"To Kill A Mocking Bart"
Boo Radley was not harmed during the making of this comic book...
Writer: Ian Boothby
Artists: Phil Oritz(p), Phyllis Novin(i), Villanueva(c)
Ian Boothby explores just about every subgenre of humor in The Simpsons. The running series gag of Gil the haplessly unemployed serves as a catalyst for a series of unlikely events--one of which results in Homer becoming a defense attorney.
Boothby raises the bar on Homer's threshold of creativity. He very sagely spots out the weaknesses in the law. It's so damn boring. In livening things up, Homer provides the reader with quick little sketch gags all oriented toward having his clients beat their respective raps.
Boothby though through these episodes sets up the idea that Homer's clients are always guilty of the crimes of which they are accused. This generates the idea that Bart is guilty of a serious crime. Only this time, Homer's playful antics absurdly backfire and force Lisa to investigate.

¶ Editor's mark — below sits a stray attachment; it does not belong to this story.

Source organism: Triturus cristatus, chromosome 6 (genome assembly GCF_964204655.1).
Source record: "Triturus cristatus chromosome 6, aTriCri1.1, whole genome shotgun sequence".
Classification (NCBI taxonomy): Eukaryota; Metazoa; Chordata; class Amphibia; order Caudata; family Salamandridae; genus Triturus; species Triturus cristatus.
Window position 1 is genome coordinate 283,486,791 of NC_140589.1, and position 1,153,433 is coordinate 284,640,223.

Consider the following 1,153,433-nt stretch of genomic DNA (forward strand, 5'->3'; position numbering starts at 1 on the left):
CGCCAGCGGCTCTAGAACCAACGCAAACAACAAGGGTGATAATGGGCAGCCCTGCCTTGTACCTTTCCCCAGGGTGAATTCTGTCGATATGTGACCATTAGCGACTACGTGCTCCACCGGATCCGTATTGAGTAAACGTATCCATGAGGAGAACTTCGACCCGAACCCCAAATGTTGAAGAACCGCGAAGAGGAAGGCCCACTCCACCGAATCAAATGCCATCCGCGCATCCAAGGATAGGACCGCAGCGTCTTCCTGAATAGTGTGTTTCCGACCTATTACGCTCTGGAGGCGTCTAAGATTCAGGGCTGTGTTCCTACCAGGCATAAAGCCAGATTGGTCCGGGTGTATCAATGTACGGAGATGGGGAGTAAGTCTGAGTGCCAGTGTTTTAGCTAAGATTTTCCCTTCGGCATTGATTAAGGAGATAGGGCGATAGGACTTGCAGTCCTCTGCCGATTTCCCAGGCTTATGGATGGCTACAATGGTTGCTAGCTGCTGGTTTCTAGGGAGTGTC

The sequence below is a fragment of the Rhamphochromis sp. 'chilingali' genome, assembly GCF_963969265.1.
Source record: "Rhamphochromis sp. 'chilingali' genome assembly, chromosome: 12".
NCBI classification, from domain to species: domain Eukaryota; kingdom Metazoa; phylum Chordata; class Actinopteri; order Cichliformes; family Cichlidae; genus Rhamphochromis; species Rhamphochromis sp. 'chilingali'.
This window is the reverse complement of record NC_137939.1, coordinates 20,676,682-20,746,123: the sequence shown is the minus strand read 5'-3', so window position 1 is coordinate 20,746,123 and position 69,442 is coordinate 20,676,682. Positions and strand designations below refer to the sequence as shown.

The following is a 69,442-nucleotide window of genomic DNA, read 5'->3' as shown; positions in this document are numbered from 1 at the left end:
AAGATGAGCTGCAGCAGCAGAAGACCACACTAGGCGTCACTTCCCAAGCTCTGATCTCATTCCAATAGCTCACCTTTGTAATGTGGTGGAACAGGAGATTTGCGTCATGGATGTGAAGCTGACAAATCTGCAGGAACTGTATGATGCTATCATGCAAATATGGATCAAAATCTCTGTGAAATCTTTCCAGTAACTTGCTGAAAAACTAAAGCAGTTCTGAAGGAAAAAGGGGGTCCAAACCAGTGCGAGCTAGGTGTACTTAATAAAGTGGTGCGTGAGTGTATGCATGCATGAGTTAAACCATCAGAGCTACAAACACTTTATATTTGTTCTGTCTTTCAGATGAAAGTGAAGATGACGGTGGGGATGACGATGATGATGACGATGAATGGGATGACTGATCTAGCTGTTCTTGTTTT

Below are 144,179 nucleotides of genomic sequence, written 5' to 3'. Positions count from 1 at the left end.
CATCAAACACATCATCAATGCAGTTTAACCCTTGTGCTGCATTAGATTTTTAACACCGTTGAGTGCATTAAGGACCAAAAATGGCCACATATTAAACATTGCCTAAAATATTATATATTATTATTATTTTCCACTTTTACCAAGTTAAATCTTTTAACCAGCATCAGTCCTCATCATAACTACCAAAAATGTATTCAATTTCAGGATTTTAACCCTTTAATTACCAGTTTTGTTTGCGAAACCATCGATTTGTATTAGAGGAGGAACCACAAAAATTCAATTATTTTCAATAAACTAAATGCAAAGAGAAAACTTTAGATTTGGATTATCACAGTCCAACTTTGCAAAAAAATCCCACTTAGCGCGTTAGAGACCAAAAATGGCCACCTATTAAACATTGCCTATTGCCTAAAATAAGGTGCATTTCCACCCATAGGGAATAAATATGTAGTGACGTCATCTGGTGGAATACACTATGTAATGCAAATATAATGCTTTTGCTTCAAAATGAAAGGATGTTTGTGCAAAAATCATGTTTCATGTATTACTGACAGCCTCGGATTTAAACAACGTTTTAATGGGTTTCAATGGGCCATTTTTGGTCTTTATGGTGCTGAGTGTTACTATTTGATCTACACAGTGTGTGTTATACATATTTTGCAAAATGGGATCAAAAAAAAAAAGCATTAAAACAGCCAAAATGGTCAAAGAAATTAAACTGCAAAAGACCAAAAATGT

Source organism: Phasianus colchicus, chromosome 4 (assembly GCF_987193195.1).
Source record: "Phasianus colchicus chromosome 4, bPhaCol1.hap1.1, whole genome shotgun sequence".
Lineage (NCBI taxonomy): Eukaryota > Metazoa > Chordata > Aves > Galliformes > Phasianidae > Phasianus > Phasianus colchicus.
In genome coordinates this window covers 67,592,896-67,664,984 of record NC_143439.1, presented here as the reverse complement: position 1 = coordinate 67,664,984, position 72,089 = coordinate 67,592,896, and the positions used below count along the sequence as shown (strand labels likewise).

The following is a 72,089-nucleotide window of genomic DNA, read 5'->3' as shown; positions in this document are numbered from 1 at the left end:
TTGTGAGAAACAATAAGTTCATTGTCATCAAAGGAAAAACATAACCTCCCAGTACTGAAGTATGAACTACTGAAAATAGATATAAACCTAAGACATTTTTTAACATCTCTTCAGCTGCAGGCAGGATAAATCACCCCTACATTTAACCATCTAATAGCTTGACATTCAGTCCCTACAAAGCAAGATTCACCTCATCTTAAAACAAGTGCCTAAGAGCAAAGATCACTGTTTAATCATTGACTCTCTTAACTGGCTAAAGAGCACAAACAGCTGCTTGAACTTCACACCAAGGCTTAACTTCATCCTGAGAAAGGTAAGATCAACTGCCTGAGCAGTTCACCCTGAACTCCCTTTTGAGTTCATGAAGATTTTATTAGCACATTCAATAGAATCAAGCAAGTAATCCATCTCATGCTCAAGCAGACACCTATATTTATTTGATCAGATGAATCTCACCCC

Now the book becomes a detective story--though hardly a mystery thanks to Ortiz's and Novin's ease of character emoting while sticking to the Groening model. This hasn't been the first Simpsons detective story, and it likely won't be the last, but it does match the intricacy of others--such as the attempted murder of Selma by Side Show Bob--that have aired on the show.
The detective story exhibits no trickery. Lisa follows the facts that lead her to a logical conclusion. Name a serious book published this year that did that. Having trouble? Contact Jean Loring, the Scarlet Witch and Norman Osborne for help.
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